View details for DOI 10.1016/j.genm.2009.06.002
View details for Web of Science ID 000269139400005
View details for PubMedID 19682663
Sleep-related breathing disorders are increasingly recognized as an important cause of morbidity and mortality. Women with obstructive sleep apnea-hypopnea syndrome (OSA) are less likely to be assessed or to receive a diagnosis, and they may have poorer survival rates.This study assessed gender-specific differences in patients with OSA.Data were collected with a prospective, point-of-care, anonymous 25-question survey about basic medical information and therapies for patients undergoing polysomnography at the sleep center of a US tertiary care center from January 1 through March 31, 2005.Of the 646 consecutive patients who received the survey, 522 (80.8%) patients completed it, and 406 subsequently received a diagnosis of OSA. Of those 406 patients, 267 (65.8%) were men. Overall mean age was 57 years (56.4 years for men; 56.7 years for women). Alcohol use was more common in men (132 [49.4%]) than in women (43 [30.90,6]) (P < 0.001). Women were more likely to have the following associated comorbidities: obesity (body mass index > or =30) (P = 0.047), fibromyalgia (P < 0.001), migraine (P < 0.001), depression (P = 0.01), and irritable bowel syndrome (P = 0.01). The 4 most frequently reported sleep-related symptoms in both sexes were snoring (279 [68.7%]), lack of energy (235 [57.9%]), difficulty staying asleep (206 [50.7%]), and daytime sleepiness (204 [50.2%]). Lack of energy (P = 0.01), difficulty falling asleep (P = 0.02), and night sweats (P = 0.01) were observed more frequently in women than in men. There was no significant gender difference in the recalled duration of sleep-related symptoms. The mean (SD) apnea-hypopnea index (AHI) was 26.6 (26.6) for men and 22.1 (26.5) for women (P = 0.02). Conventional medications (including prescription and over-the-counter medications) for sleep-related problems were used more by women (35 [25.2%]) than by men (29 [10.9%]) (P < 0.001).The majority of patients who received a diagnosis of OSA were men (male-female ratio, 2:1), and the mean AHI was higher in men than in women. However, women presented with more nonspecific symptoms than did men, although there was no significant gender-specific difference in the recalled duration of symptoms. In addition, women reported more comorbidities and used significantly more conventional medications for sleep-related problems.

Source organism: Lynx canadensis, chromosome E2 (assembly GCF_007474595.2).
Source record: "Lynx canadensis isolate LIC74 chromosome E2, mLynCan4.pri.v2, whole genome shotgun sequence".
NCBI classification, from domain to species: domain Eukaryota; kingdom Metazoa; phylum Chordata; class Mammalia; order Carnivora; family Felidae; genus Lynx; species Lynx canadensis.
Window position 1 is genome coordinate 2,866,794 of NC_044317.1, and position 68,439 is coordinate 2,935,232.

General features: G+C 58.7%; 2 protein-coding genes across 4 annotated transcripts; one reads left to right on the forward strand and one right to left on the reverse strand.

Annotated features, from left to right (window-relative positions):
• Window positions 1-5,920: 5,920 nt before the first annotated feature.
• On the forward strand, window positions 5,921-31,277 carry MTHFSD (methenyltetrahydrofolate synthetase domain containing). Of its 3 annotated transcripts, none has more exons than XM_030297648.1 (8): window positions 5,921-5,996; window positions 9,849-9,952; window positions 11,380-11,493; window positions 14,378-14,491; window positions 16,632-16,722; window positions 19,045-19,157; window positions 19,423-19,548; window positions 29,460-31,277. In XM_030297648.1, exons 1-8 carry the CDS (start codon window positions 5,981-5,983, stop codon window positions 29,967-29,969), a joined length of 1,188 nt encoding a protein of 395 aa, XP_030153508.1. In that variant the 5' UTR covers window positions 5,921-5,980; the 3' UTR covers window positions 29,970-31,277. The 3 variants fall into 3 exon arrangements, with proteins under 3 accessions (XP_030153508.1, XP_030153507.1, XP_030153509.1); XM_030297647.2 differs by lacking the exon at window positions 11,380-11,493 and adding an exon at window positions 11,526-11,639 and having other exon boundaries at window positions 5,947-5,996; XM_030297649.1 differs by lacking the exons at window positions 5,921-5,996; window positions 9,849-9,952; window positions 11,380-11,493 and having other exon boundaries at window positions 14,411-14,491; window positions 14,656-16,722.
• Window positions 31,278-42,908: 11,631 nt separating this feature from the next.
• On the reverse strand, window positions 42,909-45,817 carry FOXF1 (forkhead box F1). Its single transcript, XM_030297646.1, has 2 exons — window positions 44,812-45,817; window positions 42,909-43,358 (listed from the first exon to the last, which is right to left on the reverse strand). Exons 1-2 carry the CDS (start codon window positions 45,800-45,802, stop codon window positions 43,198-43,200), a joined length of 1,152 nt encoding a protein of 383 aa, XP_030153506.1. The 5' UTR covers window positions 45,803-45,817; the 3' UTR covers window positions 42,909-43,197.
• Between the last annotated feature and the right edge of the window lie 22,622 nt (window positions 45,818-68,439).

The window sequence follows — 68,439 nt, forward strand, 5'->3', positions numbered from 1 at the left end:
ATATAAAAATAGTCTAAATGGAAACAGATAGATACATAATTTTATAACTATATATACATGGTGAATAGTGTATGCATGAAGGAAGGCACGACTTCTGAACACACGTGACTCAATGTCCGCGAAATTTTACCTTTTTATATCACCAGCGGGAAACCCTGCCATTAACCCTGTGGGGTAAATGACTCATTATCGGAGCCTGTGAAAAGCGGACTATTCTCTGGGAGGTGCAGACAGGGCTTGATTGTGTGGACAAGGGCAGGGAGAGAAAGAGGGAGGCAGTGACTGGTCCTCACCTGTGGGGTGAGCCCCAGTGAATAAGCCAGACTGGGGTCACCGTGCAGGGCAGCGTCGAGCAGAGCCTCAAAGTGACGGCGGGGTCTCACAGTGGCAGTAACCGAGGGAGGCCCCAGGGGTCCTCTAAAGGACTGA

View details for Web of Science ID 000252542500005
View details for PubMedID 18215724
To assess the proportion of patients with obstructive sleep apnea hypopnea syndrome (OSAHS) reporting previous or current use and interest in future use of complementary and alternative medicine (CAM) therapies.Cross-sectional, point-of-care, anonymous survey.Sleep disorders center at a Midwest tertiary care center.Six hundred forty-six consecutive patients undergoing polysomnography.The survey instrument comprised 45 items specifically related to CAM therapies, in addition to obtaining baseline data.Response rate was 81% (522/646). A total of 406/522 (78%) patients were diagnosed with OSAHS. Mean age +/- SD was 57 +/- 14 years, and 267 participants (66%) were men. Overall, 237 (58%) participants reported ever using CAM. Ever and current CAM use specifically for improving sleep was reported by 20% and 7% of the participants, respectively. Twenty-six percent of participants reported ever using biologic products, and 52% reported ever using nonbiologic CAM treatments. A high proportion (58%) of the participants showed interest in future CAM use for improving sleep.A high proportion of patients with OSAHS report previous or current use, and interest in future use, of CAM treatments. This underscores the need to conduct further research in this field.
View details for PubMedID 17993037